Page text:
The bill passed its first reading by 334 votes to 47 in the Russian parliament [File: Sergei Karpukhin/Reuters]
Russian legislators have given tentative approval to a draft legislation that could cut off Russia from the global internet.
The bill, co-authored by Andrei Lugovoi – one of the main suspects in the 2006 murder of Kremlin critic Alexander Litvinenko in the UK – passed its first reading in the lower house of parliament on Tuesday by 334 votes to 47.
A heated debate preceded the vote with many legislators from minority parties criticising it as too costly and argued that it was not written by experts.
Authors of the initiative say Russia must ensure the security of its networks after US President Donald Trump unveiled Washington’s new cybersecurity strategy last year, which threatened to respond to any cyber attack both offensively and defensively.
Russia’s new bill proposes creating a centre to “ensure and control the routing of internet traffic” and requires that Internet Service Providers (ISPs) install “technical measures to withstand threats”.
It also mandates regular “drills” to test whether Russia’s internet can function in an isolated mode.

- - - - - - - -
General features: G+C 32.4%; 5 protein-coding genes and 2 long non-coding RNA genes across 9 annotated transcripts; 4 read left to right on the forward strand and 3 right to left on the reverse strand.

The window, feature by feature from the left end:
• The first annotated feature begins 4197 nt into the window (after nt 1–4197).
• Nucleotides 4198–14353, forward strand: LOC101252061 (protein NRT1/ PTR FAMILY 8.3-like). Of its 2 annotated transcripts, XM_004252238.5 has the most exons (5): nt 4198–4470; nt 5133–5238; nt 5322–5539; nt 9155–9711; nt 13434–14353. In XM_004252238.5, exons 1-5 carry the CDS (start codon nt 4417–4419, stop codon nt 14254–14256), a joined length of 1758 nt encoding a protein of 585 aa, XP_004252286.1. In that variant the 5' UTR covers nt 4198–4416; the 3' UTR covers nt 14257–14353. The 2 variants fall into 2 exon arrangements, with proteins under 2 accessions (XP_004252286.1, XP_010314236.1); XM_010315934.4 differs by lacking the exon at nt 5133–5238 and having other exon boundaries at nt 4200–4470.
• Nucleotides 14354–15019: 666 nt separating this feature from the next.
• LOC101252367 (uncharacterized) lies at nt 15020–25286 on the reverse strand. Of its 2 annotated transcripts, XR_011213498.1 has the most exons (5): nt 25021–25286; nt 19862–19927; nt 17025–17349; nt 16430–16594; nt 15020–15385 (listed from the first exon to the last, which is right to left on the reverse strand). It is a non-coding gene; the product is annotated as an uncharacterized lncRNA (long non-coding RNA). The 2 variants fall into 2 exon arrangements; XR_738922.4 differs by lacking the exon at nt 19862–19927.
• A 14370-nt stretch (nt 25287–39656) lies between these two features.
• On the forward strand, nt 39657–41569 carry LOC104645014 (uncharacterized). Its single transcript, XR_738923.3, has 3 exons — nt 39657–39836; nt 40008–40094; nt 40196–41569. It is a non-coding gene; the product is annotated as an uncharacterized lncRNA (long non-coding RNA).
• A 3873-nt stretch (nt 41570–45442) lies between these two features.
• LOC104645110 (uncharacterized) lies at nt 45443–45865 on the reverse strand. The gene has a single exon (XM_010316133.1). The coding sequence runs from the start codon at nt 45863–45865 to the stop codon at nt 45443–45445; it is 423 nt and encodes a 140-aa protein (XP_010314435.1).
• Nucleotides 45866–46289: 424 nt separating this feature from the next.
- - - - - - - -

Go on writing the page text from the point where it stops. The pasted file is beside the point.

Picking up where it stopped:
Taking questions on the floor, the authors were unable to estimate the long-term costs, what threats it would repel or even how it would work. They, however, said expert opinions could be incorporated into the bill for its second hearing.
One of the authors dismissed all criticism, citing the scale of the potential threat from Washington.
“This isn’t kindergarten!” shouted Lugovoi. “All of the websites in Syria” have been turned off by the US before, he claimed.
Critics say the bill shows the authorities’ continued efforts to limit internet freedoms despite the huge public and private cost.
“This is very serious,” said Andrei Soldatov, who co-authored a book on the history of internet surveillance in Russia. “This is a path towards isolating Russia as a whole… from the internet.”
Russian internet providers have reportedly been tasked by April 1 to come up with a way that the country could reliably shield itself from cyberattacks.
The concept appears similar to China’s Great Firewall, which regulates internet operations in view of reinforcing national sovereignty.